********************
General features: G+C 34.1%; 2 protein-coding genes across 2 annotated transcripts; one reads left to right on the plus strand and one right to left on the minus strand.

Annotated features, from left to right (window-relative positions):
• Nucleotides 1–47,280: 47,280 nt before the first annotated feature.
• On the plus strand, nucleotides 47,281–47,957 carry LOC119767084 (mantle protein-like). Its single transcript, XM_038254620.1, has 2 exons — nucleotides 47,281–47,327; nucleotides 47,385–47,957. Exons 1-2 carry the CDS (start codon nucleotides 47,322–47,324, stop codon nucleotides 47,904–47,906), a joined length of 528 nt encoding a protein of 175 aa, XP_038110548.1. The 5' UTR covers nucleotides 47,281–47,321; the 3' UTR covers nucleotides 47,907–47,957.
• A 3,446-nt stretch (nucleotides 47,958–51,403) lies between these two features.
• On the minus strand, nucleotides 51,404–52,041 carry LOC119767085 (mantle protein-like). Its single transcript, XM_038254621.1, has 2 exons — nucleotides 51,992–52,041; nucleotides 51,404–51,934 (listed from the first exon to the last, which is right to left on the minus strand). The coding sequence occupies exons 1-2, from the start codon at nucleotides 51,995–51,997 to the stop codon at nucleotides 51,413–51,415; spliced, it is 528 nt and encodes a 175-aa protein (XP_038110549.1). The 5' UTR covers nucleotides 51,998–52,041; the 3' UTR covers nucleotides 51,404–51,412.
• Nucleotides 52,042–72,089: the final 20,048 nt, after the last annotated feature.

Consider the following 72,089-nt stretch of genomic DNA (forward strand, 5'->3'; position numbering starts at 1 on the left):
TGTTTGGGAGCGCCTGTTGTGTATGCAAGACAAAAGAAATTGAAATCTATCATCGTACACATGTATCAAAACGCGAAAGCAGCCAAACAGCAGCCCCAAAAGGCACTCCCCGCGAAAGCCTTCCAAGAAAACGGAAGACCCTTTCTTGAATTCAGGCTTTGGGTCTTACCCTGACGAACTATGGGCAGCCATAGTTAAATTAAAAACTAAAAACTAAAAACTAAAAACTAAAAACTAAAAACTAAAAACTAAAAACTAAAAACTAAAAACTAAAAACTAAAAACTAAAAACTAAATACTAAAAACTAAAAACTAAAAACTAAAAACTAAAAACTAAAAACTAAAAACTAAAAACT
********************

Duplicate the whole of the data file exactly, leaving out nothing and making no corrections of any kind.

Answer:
General features: G+C 34.1%; 2 protein-coding genes across 2 annotated transcripts; one reads left to right on the plus strand and one right to left on the minus strand.

Annotated features, from left to right (window-relative positions):
• Nucleotides 1–47,280: 47,280 nt before the first annotated feature.
• On the plus strand, nucleotides 47,281–47,957 carry LOC119767084 (mantle protein-like). Its single transcript, XM_038254620.1, has 2 exons — nucleotides 47,281–47,327; nucleotides 47,385–47,957. Exons 1-2 carry the CDS (start codon nucleotides 47,322–47,324, stop codon nucleotides 47,904–47,906), a joined length of 528 nt encoding a protein of 175 aa, XP_038110548.1. The 5' UTR covers nucleotides 47,281–47,321; the 3' UTR covers nucleotides 47,907–47,957.
• A 3,446-nt stretch (nucleotides 47,958–51,403) lies between these two features.
• On the minus strand, nucleotides 51,404–52,041 carry LOC119767085 (mantle protein-like). Its single transcript, XM_038254621.1, has 2 exons — nucleotides 51,992–52,041; nucleotides 51,404–51,934 (listed from the first exon to the last, which is right to left on the minus strand). The coding sequence occupies exons 1-2, from the start codon at nucleotides 51,995–51,997 to the stop codon at nucleotides 51,413–51,415; spliced, it is 528 nt and encodes a 175-aa protein (XP_038110549.1). The 5' UTR covers nucleotides 51,998–52,041; the 3' UTR covers nucleotides 51,404–51,412.
• Nucleotides 52,042–72,089: the final 20,048 nt, after the last annotated feature.

Consider the following 72,089-nt stretch of genomic DNA (forward strand, 5'->3'; position numbering starts at 1 on the left):
TGTTTGGGAGCGCCTGTTGTGTATGCAAGACAAAAGAAATTGAAATCTATCATCGTACACATGTATCAAAACGCGAAAGCAGCCAAACAGCAGCCCCAAAAGGCACTCCCCGCGAAAGCCTTCCAAGAAAACGGAAGACCCTTTCTTGAATTCAGGCTTTGGGTCTTACCCTGACGAACTATGGGCAGCCATAGTTAAATTAAAAACTAAAAACTAAAAACTAAAAACTAAAAACTAAAAACTAAAAACTAAAAACTAAAAACTAAAAACTAAAAACTAAAAACTAAAAACTAAATACTAAAAACTAAAAACTAAAAACTAAAAACTAAAAACTAAAAACTAAAAACTAAAAACT